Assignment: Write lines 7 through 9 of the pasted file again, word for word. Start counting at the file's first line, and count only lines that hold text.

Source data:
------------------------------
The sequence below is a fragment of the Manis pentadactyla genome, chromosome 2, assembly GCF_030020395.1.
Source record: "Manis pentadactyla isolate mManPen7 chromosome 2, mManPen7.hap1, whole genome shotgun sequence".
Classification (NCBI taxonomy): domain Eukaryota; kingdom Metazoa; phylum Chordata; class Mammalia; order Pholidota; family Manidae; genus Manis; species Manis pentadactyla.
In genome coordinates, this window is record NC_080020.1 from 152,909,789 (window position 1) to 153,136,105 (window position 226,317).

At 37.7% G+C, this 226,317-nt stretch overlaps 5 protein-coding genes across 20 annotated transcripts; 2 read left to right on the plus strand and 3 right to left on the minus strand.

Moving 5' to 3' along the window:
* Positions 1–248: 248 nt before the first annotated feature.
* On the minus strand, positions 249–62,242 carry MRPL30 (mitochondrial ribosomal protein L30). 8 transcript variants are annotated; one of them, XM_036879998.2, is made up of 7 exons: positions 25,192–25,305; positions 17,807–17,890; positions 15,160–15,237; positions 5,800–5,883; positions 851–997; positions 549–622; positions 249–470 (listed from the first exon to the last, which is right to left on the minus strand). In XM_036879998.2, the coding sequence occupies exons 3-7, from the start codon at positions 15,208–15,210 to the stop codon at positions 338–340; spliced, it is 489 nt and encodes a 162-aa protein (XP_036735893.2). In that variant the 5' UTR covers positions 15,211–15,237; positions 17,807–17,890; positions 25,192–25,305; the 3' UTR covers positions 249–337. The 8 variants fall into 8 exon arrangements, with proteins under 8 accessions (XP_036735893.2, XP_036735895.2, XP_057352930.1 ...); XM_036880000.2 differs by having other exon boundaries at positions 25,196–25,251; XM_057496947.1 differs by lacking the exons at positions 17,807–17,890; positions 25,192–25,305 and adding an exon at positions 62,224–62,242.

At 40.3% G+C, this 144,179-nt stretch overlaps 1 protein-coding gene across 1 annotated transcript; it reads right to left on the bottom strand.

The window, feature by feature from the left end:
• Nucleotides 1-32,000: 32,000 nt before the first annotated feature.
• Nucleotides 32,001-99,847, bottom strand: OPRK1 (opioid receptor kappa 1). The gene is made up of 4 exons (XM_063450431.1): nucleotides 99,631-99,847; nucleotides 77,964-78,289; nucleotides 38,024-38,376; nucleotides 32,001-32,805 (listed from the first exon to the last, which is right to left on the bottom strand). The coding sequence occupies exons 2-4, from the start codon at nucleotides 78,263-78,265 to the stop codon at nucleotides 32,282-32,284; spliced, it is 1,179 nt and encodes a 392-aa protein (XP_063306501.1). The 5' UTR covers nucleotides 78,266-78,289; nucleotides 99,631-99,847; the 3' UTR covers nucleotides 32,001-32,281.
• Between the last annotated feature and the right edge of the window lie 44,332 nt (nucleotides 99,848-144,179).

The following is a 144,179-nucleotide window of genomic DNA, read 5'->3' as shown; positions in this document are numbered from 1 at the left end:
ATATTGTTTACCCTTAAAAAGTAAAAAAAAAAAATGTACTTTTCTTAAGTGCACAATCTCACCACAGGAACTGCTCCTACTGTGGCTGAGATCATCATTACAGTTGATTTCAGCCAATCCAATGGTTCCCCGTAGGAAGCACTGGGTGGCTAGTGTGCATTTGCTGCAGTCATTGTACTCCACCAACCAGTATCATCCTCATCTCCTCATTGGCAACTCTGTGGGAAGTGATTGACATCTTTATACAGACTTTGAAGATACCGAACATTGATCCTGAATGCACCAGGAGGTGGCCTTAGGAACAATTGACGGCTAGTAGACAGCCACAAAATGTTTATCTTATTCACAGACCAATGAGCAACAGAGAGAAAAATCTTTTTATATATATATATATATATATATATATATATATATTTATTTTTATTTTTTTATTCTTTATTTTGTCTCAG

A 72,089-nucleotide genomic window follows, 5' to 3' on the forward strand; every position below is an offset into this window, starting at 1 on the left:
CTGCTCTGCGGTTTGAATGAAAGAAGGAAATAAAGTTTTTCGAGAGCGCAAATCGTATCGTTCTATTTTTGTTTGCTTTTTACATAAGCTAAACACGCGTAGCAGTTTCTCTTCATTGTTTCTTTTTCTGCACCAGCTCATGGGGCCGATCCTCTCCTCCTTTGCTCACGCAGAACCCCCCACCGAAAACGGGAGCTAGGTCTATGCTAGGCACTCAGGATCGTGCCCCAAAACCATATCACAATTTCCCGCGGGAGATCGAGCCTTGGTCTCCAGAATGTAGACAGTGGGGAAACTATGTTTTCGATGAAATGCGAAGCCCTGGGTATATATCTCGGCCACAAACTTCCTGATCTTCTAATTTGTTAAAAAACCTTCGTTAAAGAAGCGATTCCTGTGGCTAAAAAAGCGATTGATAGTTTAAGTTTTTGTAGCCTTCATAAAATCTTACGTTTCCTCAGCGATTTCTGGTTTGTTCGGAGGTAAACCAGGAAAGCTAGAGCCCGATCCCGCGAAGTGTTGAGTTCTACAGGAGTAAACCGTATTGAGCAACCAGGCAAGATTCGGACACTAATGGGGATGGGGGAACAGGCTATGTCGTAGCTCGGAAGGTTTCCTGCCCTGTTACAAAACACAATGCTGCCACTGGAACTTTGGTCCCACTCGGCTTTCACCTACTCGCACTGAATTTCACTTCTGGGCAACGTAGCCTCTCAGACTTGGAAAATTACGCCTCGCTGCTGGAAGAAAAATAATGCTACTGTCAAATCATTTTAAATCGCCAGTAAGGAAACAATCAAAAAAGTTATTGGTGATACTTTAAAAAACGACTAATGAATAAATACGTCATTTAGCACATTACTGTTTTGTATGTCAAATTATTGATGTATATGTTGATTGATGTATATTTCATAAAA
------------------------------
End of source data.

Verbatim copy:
* Positions 1–248: 248 nt before the first annotated feature.
* On the minus strand, positions 249–62,242 carry MRPL30 (mitochondrial ribosomal protein L30). 8 transcript variants are annotated; one of them, XM_036879998.2, is made up of 7 exons: positions 25,192–25,305; positions 17,807–17,890; positions 15,160–15,237; positions 5,800–5,883; positions 851–997; positions 549–622; positions 249–470 (listed from the first exon to the last, which is right to left on the minus strand). In XM_036879998.2, the coding sequence occupies exons 3-7, from the start codon at positions 15,208–15,210 to the stop codon at positions 338–340; spliced, it is 489 nt and encodes a 162-aa protein (XP_036735893.2). In that variant the 5' UTR covers positions 15,211–15,237; positions 17,807–17,890; positions 25,192–25,305; the 3' UTR covers positions 249–337. The 8 variants fall into 8 exon arrangements, with proteins under 8 accessions (XP_036735893.2, XP_036735895.2, XP_057352930.1 ...); XM_036880000.2 differs by having other exon boundaries at positions 25,196–25,251; XM_057496947.1 differs by lacking the exons at positions 17,807–17,890; positions 25,192–25,305 and adding an exon at positions 62,224–62,242.

At 40.3% G+C, this 144,179-nt stretch overlaps 1 protein-coding gene across 1 annotated transcript; it reads right to left on the bottom strand.